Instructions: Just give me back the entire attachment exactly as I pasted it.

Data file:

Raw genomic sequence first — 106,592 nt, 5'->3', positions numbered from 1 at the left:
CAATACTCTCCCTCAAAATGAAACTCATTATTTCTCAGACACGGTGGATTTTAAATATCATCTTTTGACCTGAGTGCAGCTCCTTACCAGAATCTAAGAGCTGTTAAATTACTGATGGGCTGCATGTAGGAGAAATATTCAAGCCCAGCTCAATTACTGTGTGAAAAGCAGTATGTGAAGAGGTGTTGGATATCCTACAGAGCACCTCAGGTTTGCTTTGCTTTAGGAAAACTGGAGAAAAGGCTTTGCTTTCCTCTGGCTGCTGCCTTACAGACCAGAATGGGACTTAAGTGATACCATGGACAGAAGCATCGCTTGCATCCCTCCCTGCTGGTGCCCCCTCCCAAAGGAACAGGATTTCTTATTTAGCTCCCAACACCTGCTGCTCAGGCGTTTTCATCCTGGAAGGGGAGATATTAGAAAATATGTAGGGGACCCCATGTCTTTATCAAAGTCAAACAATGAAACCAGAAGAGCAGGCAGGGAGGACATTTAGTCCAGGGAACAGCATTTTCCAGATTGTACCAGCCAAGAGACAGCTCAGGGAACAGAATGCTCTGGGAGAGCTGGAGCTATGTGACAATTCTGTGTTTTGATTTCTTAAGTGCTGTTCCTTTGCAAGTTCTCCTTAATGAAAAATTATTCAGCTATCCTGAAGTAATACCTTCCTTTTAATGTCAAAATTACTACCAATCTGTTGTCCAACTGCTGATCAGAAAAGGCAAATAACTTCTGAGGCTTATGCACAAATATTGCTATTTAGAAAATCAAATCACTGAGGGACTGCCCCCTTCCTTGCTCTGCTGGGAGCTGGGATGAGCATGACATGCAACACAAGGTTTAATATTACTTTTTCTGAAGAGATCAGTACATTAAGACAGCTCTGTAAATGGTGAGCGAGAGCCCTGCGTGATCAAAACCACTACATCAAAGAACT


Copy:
Raw genomic sequence first — 106,592 nt, 5'->3', positions numbered from 1 at the left:
CAATACTCTCCCTCAAAATGAAACTCATTATTTCTCAGACACGGTGGATTTTAAATATCATCTTTTGACCTGAGTGCAGCTCCTTACCAGAATCTAAGAGCTGTTAAATTACTGATGGGCTGCATGTAGGAGAAATATTCAAGCCCAGCTCAATTACTGTGTGAAAAGCAGTATGTGAAGAGGTGTTGGATATCCTACAGAGCACCTCAGGTTTGCTTTGCTTTAGGAAAACTGGAGAAAAGGCTTTGCTTTCCTCTGGCTGCTGCCTTACAGACCAGAATGGGACTTAAGTGATACCATGGACAGAAGCATCGCTTGCATCCCTCCCTGCTGGTGCCCCCTCCCAAAGGAACAGGATTTCTTATTTAGCTCCCAACACCTGCTGCTCAGGCGTTTTCATCCTGGAAGGGGAGATATTAGAAAATATGTAGGGGACCCCATGTCTTTATCAAAGTCAAACAATGAAACCAGAAGAGCAGGCAGGGAGGACATTTAGTCCAGGGAACAGCATTTTCCAGATTGTACCAGCCAAGAGACAGCTCAGGGAACAGAATGCTCTGGGAGAGCTGGAGCTATGTGACAATTCTGTGTTTTGATTTCTTAAGTGCTGTTCCTTTGCAAGTTCTCCTTAATGAAAAATTATTCAGCTATCCTGAAGTAATACCTTCCTTTTAATGTCAAAATTACTACCAATCTGTTGTCCAACTGCTGATCAGAAAAGGCAAATAACTTCTGAGGCTTATGCACAAATATTGCTATTTAGAAAATCAAATCACTGAGGGACTGCCCCCTTCCTTGCTCTGCTGGGAGCTGGGATGAGCATGACATGCAACACAAGGTTTAATATTACTTTTTCTGAAGAGATCAGTACATTAAGACAGCTCTGTAAATGGTGAGCGAGAGCCCTGCGTGATCAAAACCACTACATCAAAGAACT